Status Report

ESA AMASE student blog: Hike

By SpaceRef Editor
August 19, 2007
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ESA AMASE student blog: Hike

Original blog entry and images
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13 August 2007

With a little research (i.e. asking around) I found out that the whale we saw last night was a Fin-whale (Finnehval in Norwegian), which is characterized by a large fin on its back πŸ˜‰

They don’t do the classic tale above the water when they come up for air, which will explain why the money-shot I was waiting for never came around πŸ˜‰ Also, I only had my film camera with me on deck, but I can probably get some pictures from someone else to post when we return to Svalbard – and hopefully we’ll get to see more whales.

Today we went into land at around 13:30 in our first location, Bockfjorden, Sverrefjeldet. The trip today was just an ‘introduction’ hike – Hans and Steele (expedition and science lead respectively) gave a some short lectures along the way about the geography and the volcanic activity of Sverrefjeldet (which we were climbing). This apparently erupted under an ice-sheet about 1 km thick, giving rise to some very fascination rocks containing carbonaceous organisms similar to those found in Martian meteorites, one of the reasons why Svalbard is considered the best geological Mars analogue location on Earth.

I collected a tonne of rocks (mostly small ones) including baked marble, which I found very fascinating because its bright white colour stands out immensely on the background of the black and green volcanic rocks (the green is olivine).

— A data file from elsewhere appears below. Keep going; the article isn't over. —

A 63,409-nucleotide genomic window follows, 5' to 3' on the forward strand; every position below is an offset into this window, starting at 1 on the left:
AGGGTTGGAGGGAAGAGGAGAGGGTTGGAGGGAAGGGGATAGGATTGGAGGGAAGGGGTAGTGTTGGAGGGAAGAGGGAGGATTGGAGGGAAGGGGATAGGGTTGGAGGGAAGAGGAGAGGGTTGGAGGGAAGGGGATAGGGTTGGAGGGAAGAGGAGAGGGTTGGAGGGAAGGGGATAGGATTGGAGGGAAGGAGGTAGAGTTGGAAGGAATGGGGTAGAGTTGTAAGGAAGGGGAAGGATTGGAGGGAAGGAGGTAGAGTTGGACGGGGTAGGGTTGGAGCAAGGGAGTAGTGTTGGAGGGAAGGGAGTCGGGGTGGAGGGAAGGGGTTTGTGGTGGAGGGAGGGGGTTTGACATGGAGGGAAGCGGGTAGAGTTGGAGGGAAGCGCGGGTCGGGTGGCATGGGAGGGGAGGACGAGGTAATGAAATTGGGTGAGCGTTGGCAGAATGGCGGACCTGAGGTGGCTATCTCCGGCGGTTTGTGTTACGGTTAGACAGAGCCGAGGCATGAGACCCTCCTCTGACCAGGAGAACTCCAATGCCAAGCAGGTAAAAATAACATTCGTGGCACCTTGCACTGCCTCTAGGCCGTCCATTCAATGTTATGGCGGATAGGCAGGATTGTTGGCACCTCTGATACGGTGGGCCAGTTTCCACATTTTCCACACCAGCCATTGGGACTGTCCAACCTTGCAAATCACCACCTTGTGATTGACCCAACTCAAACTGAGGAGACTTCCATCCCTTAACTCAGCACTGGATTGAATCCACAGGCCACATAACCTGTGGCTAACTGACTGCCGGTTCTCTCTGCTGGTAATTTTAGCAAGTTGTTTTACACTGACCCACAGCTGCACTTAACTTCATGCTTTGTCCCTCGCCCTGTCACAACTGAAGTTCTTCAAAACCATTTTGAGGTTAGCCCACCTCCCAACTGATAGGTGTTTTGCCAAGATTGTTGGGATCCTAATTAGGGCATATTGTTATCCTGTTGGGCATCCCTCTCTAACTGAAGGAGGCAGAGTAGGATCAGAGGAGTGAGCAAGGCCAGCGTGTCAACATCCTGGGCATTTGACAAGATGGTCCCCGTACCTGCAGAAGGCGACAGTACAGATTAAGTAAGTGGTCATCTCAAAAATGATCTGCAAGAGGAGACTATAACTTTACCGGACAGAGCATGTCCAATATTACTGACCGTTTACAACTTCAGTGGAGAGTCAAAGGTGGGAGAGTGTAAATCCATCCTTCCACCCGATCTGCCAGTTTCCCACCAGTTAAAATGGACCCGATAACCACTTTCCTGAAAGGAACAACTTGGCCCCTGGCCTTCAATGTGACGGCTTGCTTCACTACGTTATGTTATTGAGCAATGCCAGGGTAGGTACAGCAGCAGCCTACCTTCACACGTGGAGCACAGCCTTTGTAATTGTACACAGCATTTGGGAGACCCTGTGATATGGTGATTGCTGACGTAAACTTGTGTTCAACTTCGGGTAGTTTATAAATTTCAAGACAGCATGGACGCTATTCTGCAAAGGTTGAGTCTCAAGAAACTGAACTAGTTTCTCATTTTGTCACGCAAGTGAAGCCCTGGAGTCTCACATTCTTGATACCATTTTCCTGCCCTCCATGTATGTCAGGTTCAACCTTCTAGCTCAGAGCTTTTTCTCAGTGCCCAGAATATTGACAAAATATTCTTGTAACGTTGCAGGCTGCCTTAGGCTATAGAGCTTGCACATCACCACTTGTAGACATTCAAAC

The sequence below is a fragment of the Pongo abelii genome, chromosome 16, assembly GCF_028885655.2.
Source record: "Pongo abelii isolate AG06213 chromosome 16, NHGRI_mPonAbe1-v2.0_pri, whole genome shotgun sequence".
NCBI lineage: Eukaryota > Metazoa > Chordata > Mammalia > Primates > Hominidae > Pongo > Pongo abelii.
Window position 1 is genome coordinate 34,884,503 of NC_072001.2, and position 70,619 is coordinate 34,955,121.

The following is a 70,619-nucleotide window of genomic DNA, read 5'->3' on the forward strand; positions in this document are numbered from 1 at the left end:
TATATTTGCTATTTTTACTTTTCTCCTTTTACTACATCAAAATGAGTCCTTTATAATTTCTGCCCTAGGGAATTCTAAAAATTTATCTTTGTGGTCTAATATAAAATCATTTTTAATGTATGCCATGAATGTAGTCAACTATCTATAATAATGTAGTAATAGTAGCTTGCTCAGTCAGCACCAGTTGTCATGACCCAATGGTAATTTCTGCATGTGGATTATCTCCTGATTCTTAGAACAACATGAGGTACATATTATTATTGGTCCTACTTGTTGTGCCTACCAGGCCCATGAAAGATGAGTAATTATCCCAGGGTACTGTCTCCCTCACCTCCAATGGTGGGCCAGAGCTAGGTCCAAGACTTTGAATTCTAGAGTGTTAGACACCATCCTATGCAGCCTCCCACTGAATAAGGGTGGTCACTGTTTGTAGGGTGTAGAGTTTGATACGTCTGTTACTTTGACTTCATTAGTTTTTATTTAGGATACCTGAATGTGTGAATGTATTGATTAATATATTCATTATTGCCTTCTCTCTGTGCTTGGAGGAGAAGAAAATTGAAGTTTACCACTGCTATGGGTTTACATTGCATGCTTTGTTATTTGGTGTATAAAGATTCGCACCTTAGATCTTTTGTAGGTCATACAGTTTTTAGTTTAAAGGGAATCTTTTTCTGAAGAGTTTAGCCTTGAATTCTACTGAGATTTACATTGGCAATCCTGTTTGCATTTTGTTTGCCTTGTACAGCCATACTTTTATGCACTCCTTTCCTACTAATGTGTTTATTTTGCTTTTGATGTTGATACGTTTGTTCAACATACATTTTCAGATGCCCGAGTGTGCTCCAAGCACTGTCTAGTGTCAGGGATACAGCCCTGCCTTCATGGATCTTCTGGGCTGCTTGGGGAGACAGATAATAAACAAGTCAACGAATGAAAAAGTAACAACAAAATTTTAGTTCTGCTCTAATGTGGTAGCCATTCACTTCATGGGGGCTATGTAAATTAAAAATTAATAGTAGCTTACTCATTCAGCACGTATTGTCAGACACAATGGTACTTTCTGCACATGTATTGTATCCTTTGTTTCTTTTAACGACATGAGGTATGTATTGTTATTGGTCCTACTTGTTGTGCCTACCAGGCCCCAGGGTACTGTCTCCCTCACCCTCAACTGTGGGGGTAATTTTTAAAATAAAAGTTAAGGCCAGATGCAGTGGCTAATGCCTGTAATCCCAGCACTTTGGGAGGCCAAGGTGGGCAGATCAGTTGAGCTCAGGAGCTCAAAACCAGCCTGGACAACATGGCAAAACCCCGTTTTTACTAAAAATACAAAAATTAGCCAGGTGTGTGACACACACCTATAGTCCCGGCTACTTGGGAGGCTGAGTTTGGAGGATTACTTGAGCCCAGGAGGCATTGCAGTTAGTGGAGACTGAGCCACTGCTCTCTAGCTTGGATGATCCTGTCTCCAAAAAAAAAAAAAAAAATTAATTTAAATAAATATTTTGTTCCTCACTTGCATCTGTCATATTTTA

The hike itself was relatively short (if you’re a hiker, if not it was quite a walk) with many breaks. We only climbed one very steep hill and. This is not going to be an easy trip πŸ˜‰ – but when you get up, it’s all worth it! And then some! It’s gorgeous and I’m sure I’ll get the hang of hiking after a few days, if nothing else; I’m not the only non-professional hiker of the group.

There were also a few people that stayed on board to do some work and a small group of people went hiking on a huge glacier in the area, but unfortunately it was only for experienced hikers, which is probably just as well πŸ˜‰ The rest of us returned to the boat for dinner, but at 22:10 the glacier group is still out.

After dinner everybody went back to work, I’ve been helping out the rover group again, only this time with mechanical issues – the rover has little boxes for samples that the robotic arms needs to open and close, so the lids are equipped with taps, only; after mounting STARS (Sample Target Assessment Rock Surfaces, see below) it turned out that STARS would hit the taps so we had to come up with a solution.

The solution found by Paulo Yontse, the mechanical engineer of the rover was to hinge the tap on with a spring and tape, allowing the tap to bend one way but not the other. The really fun thing was that I got to build these taps doing the metal work (mostly drilling and a bit of filing) and the assembly and everything. They look like little bunnies and I’m very proud πŸ˜‰

STARS is another JPL instrument which analyses rock surfaces through optical analysis of laser induced florescence. It basically points a laser at a target area and detects whether the target area becomes fluorescent. The instrument is mounted on the robotic arm of the CliffBot and is developed, and accompanied on AMASE, by Claus Mogensen, Rohit Conrad and Pan Conrad.

Our internet on board the ship is not functioning, so they’re letting me use the ships email for now, so I think I’ll go to the bridge to send this and then turn in πŸ˜‰

SpaceRef staff editor.